Images of the Caribbean : materials development on a pluralistic society
10 5* Students will learn of the differences and similarities of Western and non-Western cultures. This would be a curriculum based on the comparative study of peoples, and would include the interrelationships of geography, economic and social systems and cultural values. 6. Students will broaden their factual knowledge about the major areas of importance in the non-Western world. These would probably include India, China, Sub-Sahara Africa and South America. The emphasis would be on building a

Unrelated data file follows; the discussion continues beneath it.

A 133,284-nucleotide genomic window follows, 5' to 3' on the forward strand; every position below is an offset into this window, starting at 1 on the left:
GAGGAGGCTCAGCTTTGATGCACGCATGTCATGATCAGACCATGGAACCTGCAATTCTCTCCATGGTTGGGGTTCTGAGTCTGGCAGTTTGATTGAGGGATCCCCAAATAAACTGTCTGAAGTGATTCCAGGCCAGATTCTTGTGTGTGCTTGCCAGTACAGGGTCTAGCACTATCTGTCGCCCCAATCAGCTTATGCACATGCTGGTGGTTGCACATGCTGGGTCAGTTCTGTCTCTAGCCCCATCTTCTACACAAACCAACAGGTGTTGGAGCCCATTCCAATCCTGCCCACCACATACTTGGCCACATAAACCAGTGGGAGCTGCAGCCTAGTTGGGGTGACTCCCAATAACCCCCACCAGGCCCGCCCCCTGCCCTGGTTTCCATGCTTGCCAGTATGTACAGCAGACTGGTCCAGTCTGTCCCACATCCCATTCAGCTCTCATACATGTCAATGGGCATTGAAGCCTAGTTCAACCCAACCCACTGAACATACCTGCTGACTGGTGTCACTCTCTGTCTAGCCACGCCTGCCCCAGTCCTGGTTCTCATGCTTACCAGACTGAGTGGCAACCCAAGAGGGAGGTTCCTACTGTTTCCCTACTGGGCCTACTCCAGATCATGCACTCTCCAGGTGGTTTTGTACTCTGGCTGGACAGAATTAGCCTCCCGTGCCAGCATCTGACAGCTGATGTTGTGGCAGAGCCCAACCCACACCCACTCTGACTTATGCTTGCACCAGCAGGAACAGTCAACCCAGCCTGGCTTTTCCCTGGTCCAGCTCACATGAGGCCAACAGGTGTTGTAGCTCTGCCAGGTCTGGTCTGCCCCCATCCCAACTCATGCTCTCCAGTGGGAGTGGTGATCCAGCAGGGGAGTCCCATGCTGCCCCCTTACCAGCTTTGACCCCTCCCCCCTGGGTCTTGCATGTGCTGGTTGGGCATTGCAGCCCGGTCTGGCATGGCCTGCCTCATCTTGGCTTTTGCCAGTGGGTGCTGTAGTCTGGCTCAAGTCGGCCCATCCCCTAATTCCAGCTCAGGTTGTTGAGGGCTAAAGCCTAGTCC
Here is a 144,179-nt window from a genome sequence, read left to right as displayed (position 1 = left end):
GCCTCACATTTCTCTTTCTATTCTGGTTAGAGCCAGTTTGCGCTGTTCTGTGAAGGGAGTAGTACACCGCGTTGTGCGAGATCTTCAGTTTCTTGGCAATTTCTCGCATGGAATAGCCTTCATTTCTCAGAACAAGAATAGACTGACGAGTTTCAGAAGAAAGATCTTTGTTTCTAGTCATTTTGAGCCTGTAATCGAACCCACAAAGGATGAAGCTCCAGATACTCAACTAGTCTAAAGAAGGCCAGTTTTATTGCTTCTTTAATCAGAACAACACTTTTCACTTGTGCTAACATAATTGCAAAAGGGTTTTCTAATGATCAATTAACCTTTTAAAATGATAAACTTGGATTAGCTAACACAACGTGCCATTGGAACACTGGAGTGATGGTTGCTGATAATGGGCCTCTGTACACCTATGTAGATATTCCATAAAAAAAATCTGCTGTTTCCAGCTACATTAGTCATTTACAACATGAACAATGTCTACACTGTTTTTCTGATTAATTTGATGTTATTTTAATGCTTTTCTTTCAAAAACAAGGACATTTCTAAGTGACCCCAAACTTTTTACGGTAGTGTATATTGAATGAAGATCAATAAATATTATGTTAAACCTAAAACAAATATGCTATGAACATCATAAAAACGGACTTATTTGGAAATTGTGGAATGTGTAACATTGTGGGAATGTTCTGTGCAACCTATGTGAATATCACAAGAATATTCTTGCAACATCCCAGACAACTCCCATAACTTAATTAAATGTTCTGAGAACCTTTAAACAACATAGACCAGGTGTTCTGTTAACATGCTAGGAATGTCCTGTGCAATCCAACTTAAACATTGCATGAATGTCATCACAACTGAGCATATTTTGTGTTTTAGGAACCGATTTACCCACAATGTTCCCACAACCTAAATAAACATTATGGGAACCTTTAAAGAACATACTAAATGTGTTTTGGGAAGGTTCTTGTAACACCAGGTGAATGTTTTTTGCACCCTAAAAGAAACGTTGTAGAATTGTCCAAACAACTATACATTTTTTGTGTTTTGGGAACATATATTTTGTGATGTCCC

... factual base from which generalizations would be made. The disciplines used would include economics, geography, political science and demography. 7 . 13 the late nineteenth century and more recently the bankruptcy of the British invention of the West Indies Federation of the 1960's. 29 *odey in spite of the mass media, nothing has been able to create among Caribbean peoples, the idea that not withstanding their racial and cultural differences, they all share a partial common history rooted in the colonial past and also share similar economic problems derived from tne common exploitation pattern of the different colonial metropoles Inese societies have lacked both an adequate communication system and strong common economic ties that would allow them to create a regional frame of reference through which they could understand themselves. At the top of these societies were always the colonial elites for whom cultural excellence and economic prosperity lay in the metropolis. Regardless of the year of national independence -1804 , or 161+4 or 1 903 or 1962 or laterthese elites have remained attached to the metropolitan cultural outlook and have been associated with extraregional economic interests through their participation in the banking business, in mining and manufacturing industries, sugar estates, oil companies, tourist investments, fruit plantations, insurance companies and real estate development projects. Meanwhile the education systems still perpetuated the continuation ol colonial values and attitudes. The one exception was Cuba. Before independence, interisland and intraregional 63 the Negro but the Indian. The Indians rapidly succumbed to trie excessive labor demanded of them, the insufficient diet, the white man's diseases, and their inability to adjust themselves to the new way of life. Accustomed to a of liberty, their constitution and temperament were ill-adapted to the rigors of plantation slavery. As Fernando Ortiz writes: "To subject the Indian to the mines, to their monotonous, insane and severe labor, without trioal sense, without religious ritual, .. .was like taking away from him the meaning of his life.... it was to enslave not only his muscles but also his collective spirit ." 23 The visitor to Ciudad Trujillo, capital of the Dominican Republic (the present-day name of half of the island formerly called Hispaniola), will see a statue of Columbus , with the figure of an Indian woman gratefully writing (so reads the caption) the name of the Discoverer. The story is told, on the other hand, of the Indian chieftain, Ratuey, who, doomed to die for resisting the invaders, staunchly refused to accept the Christian faith as the gateway to salvation when he learned that his executioners, too, hoped to get to Heaven. It is far more probable that Hatuey, rather than the anonymous woman, represented contemporary Indian opinion of their new overlords.